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Re: Questions about Firewalls and computer monitoring

Postby Marie SWE » 2021-04-08 22:08

I had polishing on a really long text, on and off for several hours of what to write to explain it all better..
Swedish is my mother tongue, and my English isn't the best, so it is difficult some times to write without it being misunderstood and without stepping on someone's toes, do to different points of view.. And the risk was of swearing in church with some of the content I wrote. :lol: :lol: :lol:
So I decided I shouldn't to keep the peace. :lol:

I will continue look for GUI solutions.
Thanks for all your tips. 8) :D :D
Why make things complicated in life, if you can make it easier for yourself... Do it. ;o)
You only have one life, so make the most of it and enjoy it while you can.
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Re: Questions about Firewalls and computer monitoring

Postby Hallvor » 2021-04-09 04:14

Don't worry about it. We have thick skins, but you might want to have the same. :)

KDE is working on Plasma Firewall. It is not exactly what you want, but not that far off either. You can select the default policy, e.g. block all connections, and with a click of a button you can see all applications that are trying to reach the Internet. Making a fine grained firewall should not be a problem, but it will take a long time before you can see it in Debian.

Send me a PM if you think I can understand you better, and I'll try to help you. Eg forstår svensk, men det er ikkje sikkert at du forstår norsken min. (I can understand Swedish, but you might not understand my Norwegian.)
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Re: Questions about Firewalls and computer monitoring

Postby 010101 » 2021-04-09 16:49

I too, have face this dilemma. When I searched for a iptable gui, i was overwhelmed. Good god, there's so many!

One post made a good point: It really all depends on what your looking for in a gui.

Another poster made a fine point: "I doubt what you ask for can be done in any other way than the CLI."

There are many, many Gui for iptables out there. And I think there may be one that will meet your needs. But if you want precise filtering than really the CLI is the way to go. But I understand that you may have CLI anxiety, everyone does when first coming over to Linux. But this anxiety will slowly past over time, with you growing more comfortable with the CLI during the time.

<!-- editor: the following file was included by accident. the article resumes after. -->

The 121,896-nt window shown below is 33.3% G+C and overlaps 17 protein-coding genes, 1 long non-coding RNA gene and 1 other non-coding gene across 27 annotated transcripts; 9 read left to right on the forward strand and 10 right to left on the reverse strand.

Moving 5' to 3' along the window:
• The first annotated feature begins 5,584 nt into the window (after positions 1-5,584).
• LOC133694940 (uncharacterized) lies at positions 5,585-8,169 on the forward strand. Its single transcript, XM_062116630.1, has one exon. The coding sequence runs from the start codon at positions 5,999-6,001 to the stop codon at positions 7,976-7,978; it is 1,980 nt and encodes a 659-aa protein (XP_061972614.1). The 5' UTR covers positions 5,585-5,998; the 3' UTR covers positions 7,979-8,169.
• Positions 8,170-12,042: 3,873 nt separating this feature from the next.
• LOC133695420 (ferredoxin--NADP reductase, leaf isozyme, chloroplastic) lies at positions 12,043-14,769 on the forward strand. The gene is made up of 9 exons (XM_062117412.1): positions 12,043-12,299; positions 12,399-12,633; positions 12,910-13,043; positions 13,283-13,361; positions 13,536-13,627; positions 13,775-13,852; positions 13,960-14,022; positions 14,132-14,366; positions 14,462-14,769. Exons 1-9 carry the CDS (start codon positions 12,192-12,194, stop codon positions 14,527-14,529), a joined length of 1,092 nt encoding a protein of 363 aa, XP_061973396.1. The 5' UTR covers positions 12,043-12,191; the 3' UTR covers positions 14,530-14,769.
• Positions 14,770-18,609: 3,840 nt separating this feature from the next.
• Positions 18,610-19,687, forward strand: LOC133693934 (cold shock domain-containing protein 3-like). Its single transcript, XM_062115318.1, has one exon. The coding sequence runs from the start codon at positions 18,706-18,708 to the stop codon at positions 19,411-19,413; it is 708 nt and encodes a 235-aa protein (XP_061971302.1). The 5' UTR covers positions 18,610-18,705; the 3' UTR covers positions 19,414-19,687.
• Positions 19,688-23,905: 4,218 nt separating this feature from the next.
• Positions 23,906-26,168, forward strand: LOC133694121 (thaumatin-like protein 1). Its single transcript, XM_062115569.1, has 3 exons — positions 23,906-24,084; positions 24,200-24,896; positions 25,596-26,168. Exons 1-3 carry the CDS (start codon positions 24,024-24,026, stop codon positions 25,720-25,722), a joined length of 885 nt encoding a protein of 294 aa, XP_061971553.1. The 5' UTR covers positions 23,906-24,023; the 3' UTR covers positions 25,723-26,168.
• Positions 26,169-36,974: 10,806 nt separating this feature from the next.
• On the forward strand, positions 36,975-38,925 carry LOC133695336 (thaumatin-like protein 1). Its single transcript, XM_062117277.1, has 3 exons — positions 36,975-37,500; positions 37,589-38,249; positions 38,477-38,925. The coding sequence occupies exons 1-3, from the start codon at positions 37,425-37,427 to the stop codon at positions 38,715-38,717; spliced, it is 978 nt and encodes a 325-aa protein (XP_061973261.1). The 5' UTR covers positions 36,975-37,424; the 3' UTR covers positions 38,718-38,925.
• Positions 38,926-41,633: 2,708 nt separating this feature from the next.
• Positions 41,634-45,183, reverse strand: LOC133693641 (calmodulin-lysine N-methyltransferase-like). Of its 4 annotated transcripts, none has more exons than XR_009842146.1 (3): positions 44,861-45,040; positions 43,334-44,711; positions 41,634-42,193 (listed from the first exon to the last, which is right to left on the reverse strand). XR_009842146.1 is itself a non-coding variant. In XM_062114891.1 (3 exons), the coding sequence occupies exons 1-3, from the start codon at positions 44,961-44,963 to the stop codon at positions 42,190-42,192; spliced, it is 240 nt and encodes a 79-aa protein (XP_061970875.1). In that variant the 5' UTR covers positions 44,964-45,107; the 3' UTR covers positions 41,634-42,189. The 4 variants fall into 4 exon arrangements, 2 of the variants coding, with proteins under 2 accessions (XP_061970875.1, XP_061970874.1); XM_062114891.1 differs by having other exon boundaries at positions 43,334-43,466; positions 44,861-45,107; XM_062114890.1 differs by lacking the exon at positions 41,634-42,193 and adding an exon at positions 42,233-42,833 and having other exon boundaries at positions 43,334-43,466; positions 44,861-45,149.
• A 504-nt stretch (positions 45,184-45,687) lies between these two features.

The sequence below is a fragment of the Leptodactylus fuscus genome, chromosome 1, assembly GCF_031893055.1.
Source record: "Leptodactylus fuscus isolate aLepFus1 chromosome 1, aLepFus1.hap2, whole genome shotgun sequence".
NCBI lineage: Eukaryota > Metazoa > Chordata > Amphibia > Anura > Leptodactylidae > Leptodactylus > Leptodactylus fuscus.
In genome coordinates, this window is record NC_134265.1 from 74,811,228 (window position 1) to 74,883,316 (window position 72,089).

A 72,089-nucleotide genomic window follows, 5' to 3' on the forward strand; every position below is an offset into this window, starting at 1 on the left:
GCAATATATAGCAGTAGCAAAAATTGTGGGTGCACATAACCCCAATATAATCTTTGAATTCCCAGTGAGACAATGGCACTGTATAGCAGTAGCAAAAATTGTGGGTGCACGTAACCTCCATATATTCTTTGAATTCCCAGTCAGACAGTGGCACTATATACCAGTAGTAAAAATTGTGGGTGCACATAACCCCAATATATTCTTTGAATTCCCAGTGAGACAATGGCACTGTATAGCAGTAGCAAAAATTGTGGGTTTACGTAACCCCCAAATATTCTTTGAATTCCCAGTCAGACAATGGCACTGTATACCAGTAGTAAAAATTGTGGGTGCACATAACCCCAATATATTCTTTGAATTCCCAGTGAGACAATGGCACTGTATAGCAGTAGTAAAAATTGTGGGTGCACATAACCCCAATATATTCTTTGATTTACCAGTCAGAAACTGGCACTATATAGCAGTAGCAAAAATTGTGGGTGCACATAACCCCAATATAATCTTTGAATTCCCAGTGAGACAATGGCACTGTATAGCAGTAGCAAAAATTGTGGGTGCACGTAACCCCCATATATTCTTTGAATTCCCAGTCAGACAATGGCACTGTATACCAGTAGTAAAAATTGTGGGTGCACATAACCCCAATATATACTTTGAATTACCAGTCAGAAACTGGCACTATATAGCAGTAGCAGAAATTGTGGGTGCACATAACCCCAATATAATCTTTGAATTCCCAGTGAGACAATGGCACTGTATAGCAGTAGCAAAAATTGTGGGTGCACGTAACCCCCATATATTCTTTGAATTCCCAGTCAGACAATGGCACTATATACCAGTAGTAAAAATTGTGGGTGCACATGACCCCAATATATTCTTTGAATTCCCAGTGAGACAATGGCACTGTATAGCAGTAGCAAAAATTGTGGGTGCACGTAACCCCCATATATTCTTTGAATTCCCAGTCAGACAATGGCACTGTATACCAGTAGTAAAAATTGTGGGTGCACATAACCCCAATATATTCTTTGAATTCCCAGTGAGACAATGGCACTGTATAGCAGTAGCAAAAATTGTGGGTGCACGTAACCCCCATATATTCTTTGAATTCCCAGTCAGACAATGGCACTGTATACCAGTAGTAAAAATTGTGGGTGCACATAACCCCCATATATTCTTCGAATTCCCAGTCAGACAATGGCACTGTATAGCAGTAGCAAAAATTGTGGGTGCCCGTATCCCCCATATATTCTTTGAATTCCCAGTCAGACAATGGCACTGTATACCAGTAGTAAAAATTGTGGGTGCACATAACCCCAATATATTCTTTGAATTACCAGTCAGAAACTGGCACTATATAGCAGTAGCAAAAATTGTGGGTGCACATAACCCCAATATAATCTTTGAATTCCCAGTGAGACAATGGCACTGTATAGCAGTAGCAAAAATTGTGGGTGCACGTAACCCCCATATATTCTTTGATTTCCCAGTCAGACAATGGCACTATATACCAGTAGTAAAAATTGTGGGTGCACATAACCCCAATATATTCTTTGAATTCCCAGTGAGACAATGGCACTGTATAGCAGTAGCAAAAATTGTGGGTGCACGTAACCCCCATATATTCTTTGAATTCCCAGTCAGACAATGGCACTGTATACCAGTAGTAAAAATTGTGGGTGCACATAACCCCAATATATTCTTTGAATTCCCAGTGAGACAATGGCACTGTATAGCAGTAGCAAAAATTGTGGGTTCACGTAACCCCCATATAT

By the sound of it, you seem determine to find a GUI. Which is fine. Less of a hassle than CLI. The problem is that there many. And people can suggest this GUI and that GUI, but this doesn't mean that these would be what you need. I think this is something that only you can figure out for yourself.

As for a package for monitoring your system.

Try Task Manger.

Also, I have a pullout panel, and on it I can (at a glance) see the following: incoming and outgoing network activity, sda, cpu usage, swap usage, power usage.
On another panel I monitor my temperature and power usage.
It's easy to create a panel. You can easily add what you need.

You can use the htop or top command from the CLI to look at what's happening.
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Re: Questions about Firewalls and computer monitoring

Postby Bulkley » 2021-04-09 17:27

"Fwbuilder Builder consists of an object-oriented GUI . . . " and it's in Debian repositories.
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Re: Questions about Firewalls and computer monitoring

Postby steve_v » 2021-04-09 19:09

Hallvor wrote:KDE is working on Plasma Firewall.

...And yours-truly is following behind removing the gratuitous systemd dependencies so he can install it on Gentoo. It's actually quite nice as a frontend for simple desktop use.

Bulkley wrote:Fwbuilder

...Is slowly, ever so slowly, creeping toward the fabled 6.0 release. I'll probably give it another spin when that drops. Personally I consider it overkill for a desktop, but if you have many machines to administer it can be not only a builder of firewall rules, but also a builder of firewall networks.

It's the usual story with GNU/Linux: GUI desktop "security" apps are properly limited, but when it comes to remote-administering a bunch of border firewalls or setting up antivirus for a mailserver we've got all the toys. It must confuse the hell out of the windows-refugees. :D